Positivity Does Not Mean Perfection

Hello Everyone,

Welcome to The Invisible Vision Project’s Blog.

In today’s blog post, I wish to open a conversation with you by talking about positivity. I think, there is misconception and misunderstanding on this topic. Normally, when we think about someone who is positive, or someone who brings positive energy to other people, we tend to associate the person by believing that that person must be living a happy and or even a perfect life. However, what we fail to see is that this is often not true.

I don’t think or believe that any one could be an entirely positive or an entirely negative person, that is just not possible. I think, there is always a balance between the two. And, speaking for myself, I have always been fluctuated between the two. And, I do also think, it’s only in the recent few years of my life (speaking specifically about my post Vision Loss acceptance journey from two and half years ago), that I became a more positive person now.

People now see me as someone who is positive and even a role model for positivity sometimes (although, I’m not entirely sure about this), but, what some people don’t see are probably two things: One, I became a positive person because I surround myself with positive people. And two, I found positivity when I abandoned the thrive for perfection and unrealistic ideals about myself (from myself and from others).

As mentioned, one of the misconceptions that people see someone as positive is that they must be living a good or perfectly fine life. As I said, I don’t agree with this. Realistically speaking, I found my positivity when I stopped looking for perfection in my life. Here, I will introduce to you one potentially useful self-help book written by Brene Brown, the book is titled The Gifts of Imperfection. I learned so much from reading this book. One important message coming from this book is that, “Let go of who you think you’re supposed to be and be who you are.” I think, this phrase is not only powerful but also very encouraging and, it could possibly lift anybody up, at least it did for me.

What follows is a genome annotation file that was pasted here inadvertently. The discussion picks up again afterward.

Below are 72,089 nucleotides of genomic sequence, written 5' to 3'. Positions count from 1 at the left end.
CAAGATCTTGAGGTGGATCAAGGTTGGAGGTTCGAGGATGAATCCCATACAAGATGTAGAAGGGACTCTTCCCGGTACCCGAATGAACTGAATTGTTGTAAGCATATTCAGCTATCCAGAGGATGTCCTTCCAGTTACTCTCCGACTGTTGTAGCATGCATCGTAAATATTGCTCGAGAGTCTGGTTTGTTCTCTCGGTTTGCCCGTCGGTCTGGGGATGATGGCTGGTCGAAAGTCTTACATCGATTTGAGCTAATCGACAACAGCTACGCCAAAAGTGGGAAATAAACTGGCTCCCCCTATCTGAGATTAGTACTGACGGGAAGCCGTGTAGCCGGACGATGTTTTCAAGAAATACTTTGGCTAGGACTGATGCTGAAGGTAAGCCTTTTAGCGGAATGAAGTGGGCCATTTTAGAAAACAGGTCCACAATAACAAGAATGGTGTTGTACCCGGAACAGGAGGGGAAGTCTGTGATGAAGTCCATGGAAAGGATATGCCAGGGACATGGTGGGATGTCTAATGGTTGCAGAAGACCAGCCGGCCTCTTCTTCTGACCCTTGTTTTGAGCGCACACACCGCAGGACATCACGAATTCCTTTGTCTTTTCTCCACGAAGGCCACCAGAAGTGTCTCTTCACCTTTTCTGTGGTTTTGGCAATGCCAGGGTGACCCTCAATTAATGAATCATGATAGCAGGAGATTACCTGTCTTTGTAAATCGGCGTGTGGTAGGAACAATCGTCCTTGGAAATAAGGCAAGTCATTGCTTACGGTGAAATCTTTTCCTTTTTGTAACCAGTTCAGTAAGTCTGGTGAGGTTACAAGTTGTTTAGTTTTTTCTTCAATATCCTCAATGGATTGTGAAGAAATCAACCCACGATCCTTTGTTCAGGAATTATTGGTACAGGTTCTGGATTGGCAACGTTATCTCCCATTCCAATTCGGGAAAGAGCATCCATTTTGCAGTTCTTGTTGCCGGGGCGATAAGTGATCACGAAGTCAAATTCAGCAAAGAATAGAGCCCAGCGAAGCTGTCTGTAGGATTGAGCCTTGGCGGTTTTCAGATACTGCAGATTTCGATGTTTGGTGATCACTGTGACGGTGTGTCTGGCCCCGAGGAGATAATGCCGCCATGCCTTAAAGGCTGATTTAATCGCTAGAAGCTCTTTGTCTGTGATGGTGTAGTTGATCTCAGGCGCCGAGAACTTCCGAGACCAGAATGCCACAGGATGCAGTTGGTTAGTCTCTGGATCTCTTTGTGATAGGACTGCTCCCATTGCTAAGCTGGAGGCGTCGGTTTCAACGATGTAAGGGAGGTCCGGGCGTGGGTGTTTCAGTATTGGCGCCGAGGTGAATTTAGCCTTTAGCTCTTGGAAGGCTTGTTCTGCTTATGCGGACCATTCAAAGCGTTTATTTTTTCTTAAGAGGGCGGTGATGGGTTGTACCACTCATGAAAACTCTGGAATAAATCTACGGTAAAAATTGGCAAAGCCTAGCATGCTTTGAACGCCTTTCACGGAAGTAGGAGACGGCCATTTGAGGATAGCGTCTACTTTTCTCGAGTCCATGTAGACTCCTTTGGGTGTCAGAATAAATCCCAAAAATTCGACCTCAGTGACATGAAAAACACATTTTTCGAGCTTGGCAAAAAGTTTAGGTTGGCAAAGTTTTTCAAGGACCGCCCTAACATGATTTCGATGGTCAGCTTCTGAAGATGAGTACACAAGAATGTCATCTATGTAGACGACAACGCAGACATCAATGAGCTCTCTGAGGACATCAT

Also, to emphasize, I am a more positive person now, it doesn’t mean my life is now perfect. I’ve learned something else that’s also so very important, and that is, acceptance doesn’t equal to liking, which means, if I accept something, it doesn’t mean that I’ll have to like it. Sometimes, acceptance helps a person to safely letting go of things (or of toxic people). I’ve learned to accept circumstances and people that I don’t like and know that that is for my own good. I’ve learned to love life and find the positives despite the challenges I constantly face. For me, positivity means imperfection, and, it is important to love my imperfect life and self as the way it is. Don’t wait until life is ‘perfect’ to start loving it, that’d be too late. Start loving life and loving yourself as the way it is (or the way you are), that is, also as Brene Brown puts it, the only way to whole hearted living. Finding positivity works almost the same way- no need to wait until life is ‘perfect’ to start looking for the positives. Life itself is imperfect, so, it’s important to find the positives despite its imperfection.

Hence, this concludes today’s blog post. Thank you for reading to the end, and I hope you’ve found some positivity from reading this post.

By: The Invisible Vision Project

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The Disabled Blogger Tag

Hello Everyone,

It’s been a while since I last wrote a tag blog post. As you may also notice, sometimes, when I wrote a tag blog post, I wasn’t necessarily tagged for it. But, this time it’s different! Thanks to one of my lovely blogger friend Elin from My blurred World (who created and tagged me to do this tag) Please remember to also check out Elin’s blog at: https://myblurredworld.com/. She has amazing blog contents!

Now, let’s get to the questions:

  1. When and why did you start your blog?I wrote my very first blog post in April of 2016, half a year post my vision loss acceptance, and, about a month after the launching of The Invisible Vision Project. So, I started The Invisible Vision Project with sharing resources, stories of others living with vision loss as well as sharing some of my own blind girl problems moments. I didn’t start as a blogger right away because, I wasn’t sure if I should/could do it. But, after given it a careful thought, I was determined that I should at least give blogging a try and, if it doesn’t work out, I could simply stop being a blogger. But guess what, I never stopped!
  2. Did you intend to talk about your disability online from the beginning?The answer to this question is a definite yes because, the purpose of why The Invisible Vision Project was launched was to learn and share from and with others living with a disability-particularly, living with vision loss. So, talking about my disability openly online as well as through my public speaking is the absolute intention.